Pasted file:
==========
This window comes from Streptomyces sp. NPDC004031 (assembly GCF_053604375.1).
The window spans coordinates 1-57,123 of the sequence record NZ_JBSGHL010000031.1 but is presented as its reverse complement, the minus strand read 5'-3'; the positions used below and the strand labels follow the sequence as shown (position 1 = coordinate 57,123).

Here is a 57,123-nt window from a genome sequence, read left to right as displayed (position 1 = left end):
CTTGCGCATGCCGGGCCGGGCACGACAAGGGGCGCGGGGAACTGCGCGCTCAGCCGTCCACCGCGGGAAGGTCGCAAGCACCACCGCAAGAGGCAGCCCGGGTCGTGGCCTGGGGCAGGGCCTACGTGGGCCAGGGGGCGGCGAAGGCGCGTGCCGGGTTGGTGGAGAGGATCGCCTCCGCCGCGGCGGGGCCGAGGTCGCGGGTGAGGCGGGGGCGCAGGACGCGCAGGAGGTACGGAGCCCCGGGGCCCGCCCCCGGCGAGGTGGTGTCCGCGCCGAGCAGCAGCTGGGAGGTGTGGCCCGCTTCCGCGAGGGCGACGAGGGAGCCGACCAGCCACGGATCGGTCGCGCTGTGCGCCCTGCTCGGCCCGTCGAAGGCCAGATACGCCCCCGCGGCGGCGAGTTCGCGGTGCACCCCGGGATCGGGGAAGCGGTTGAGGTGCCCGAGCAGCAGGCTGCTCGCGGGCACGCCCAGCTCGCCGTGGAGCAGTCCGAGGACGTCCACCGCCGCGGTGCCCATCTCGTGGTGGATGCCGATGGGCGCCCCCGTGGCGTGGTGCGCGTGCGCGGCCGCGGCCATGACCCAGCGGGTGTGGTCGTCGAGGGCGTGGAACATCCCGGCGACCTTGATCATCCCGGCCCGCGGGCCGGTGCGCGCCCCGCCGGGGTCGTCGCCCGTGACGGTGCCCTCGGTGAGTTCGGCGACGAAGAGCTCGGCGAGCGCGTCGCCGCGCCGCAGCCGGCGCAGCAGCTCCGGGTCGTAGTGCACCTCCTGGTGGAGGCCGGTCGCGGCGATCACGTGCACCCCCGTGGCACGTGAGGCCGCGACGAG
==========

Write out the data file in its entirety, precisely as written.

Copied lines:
This window comes from Streptomyces sp. NPDC004031 (assembly GCF_053604375.1).
The window spans coordinates 1-57,123 of the sequence record NZ_JBSGHL010000031.1 but is presented as its reverse complement, the minus strand read 5'-3'; the positions used below and the strand labels follow the sequence as shown (position 1 = coordinate 57,123).

Here is a 57,123-nt window from a genome sequence, read left to right as displayed (position 1 = left end):
CTTGCGCATGCCGGGCCGGGCACGACAAGGGGCGCGGGGAACTGCGCGCTCAGCCGTCCACCGCGGGAAGGTCGCAAGCACCACCGCAAGAGGCAGCCCGGGTCGTGGCCTGGGGCAGGGCCTACGTGGGCCAGGGGGCGGCGAAGGCGCGTGCCGGGTTGGTGGAGAGGATCGCCTCCGCCGCGGCGGGGCCGAGGTCGCGGGTGAGGCGGGGGCGCAGGACGCGCAGGAGGTACGGAGCCCCGGGGCCCGCCCCCGGCGAGGTGGTGTCCGCGCCGAGCAGCAGCTGGGAGGTGTGGCCCGCTTCCGCGAGGGCGACGAGGGAGCCGACCAGCCACGGATCGGTCGCGCTGTGCGCCCTGCTCGGCCCGTCGAAGGCCAGATACGCCCCCGCGGCGGCGAGTTCGCGGTGCACCCCGGGATCGGGGAAGCGGTTGAGGTGCCCGAGCAGCAGGCTGCTCGCGGGCACGCCCAGCTCGCCGTGGAGCAGTCCGAGGACGTCCACCGCCGCGGTGCCCATCTCGTGGTGGATGCCGATGGGCGCCCCCGTGGCGTGGTGCGCGTGCGCGGCCGCGGCCATGACCCAGCGGGTGTGGTCGTCGAGGGCGTGGAACATCCCGGCGACCTTGATCATCCCGGCCCGCGGGCCGGTGCGCGCCCCGCCGGGGTCGTCGCCCGTGACGGTGCCCTCGGTGAGTTCGGCGACGAAGAGCTCGGCGAGCGCGTCGCCGCGCCGCAGCCGGCGCAGCAGCTCCGGGTCGTAGTGCACCTCCTGGTGGAGGCCGGTCGCGGCGATCACGTGCACCCCCGTGGCACGTGAGGCCGCGACGAG